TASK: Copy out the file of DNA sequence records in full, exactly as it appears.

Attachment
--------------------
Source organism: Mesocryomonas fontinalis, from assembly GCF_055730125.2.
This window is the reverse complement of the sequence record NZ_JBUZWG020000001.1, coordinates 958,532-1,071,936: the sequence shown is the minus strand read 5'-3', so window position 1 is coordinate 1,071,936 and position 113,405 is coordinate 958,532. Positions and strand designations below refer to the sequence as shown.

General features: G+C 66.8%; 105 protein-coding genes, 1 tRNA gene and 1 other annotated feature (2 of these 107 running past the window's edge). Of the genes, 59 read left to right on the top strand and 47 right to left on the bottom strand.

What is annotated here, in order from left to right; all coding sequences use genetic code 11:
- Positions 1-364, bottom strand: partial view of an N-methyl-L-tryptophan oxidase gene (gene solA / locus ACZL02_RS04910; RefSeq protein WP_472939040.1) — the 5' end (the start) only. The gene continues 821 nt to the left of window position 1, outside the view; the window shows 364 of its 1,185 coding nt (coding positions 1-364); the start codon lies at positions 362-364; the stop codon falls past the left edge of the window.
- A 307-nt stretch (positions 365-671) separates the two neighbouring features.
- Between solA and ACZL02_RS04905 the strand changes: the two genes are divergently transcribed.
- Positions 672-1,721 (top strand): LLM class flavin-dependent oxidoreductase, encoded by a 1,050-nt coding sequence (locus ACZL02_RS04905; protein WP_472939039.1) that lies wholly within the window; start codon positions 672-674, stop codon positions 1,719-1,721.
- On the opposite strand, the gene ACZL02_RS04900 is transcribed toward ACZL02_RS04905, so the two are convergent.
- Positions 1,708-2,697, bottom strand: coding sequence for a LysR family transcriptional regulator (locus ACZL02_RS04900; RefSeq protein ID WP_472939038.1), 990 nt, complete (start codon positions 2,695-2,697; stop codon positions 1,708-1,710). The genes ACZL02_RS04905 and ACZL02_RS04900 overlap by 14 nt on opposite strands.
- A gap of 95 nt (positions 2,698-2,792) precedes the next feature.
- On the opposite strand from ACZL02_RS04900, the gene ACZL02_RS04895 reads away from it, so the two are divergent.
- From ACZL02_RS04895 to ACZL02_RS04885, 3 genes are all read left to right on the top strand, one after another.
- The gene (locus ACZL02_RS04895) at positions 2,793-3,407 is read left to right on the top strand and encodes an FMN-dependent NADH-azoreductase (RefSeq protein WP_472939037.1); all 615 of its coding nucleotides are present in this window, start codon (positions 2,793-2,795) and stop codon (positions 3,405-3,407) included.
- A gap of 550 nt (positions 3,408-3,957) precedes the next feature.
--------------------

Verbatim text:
Source organism: Mesocryomonas fontinalis, from assembly GCF_055730125.2.
This window is the reverse complement of the sequence record NZ_JBUZWG020000001.1, coordinates 958,532-1,071,936: the sequence shown is the minus strand read 5'-3', so window position 1 is coordinate 1,071,936 and position 113,405 is coordinate 958,532. Positions and strand designations below refer to the sequence as shown.

General features: G+C 66.8%; 105 protein-coding genes, 1 tRNA gene and 1 other annotated feature (2 of these 107 running past the window's edge). Of the genes, 59 read left to right on the top strand and 47 right to left on the bottom strand.

What is annotated here, in order from left to right; all coding sequences use genetic code 11:
- Positions 1-364, bottom strand: partial view of an N-methyl-L-tryptophan oxidase gene (gene solA / locus ACZL02_RS04910; RefSeq protein WP_472939040.1) — the 5' end (the start) only. The gene continues 821 nt to the left of window position 1, outside the view; the window shows 364 of its 1,185 coding nt (coding positions 1-364); the start codon lies at positions 362-364; the stop codon falls past the left edge of the window.
- A 307-nt stretch (positions 365-671) separates the two neighbouring features.
- Between solA and ACZL02_RS04905 the strand changes: the two genes are divergently transcribed.
- Positions 672-1,721 (top strand): LLM class flavin-dependent oxidoreductase, encoded by a 1,050-nt coding sequence (locus ACZL02_RS04905; protein WP_472939039.1) that lies wholly within the window; start codon positions 672-674, stop codon positions 1,719-1,721.
- On the opposite strand, the gene ACZL02_RS04900 is transcribed toward ACZL02_RS04905, so the two are convergent.
- Positions 1,708-2,697, bottom strand: coding sequence for a LysR family transcriptional regulator (locus ACZL02_RS04900; RefSeq protein ID WP_472939038.1), 990 nt, complete (start codon positions 2,695-2,697; stop codon positions 1,708-1,710). The genes ACZL02_RS04905 and ACZL02_RS04900 overlap by 14 nt on opposite strands.
- A gap of 95 nt (positions 2,698-2,792) precedes the next feature.
- On the opposite strand from ACZL02_RS04900, the gene ACZL02_RS04895 reads away from it, so the two are divergent.
- From ACZL02_RS04895 to ACZL02_RS04885, 3 genes are all read left to right on the top strand, one after another.
- The gene (locus ACZL02_RS04895) at positions 2,793-3,407 is read left to right on the top strand and encodes an FMN-dependent NADH-azoreductase (RefSeq protein WP_472939037.1); all 615 of its coding nucleotides are present in this window, start codon (positions 2,793-2,795) and stop codon (positions 3,405-3,407) included.
- A gap of 550 nt (positions 3,408-3,957) precedes the next feature.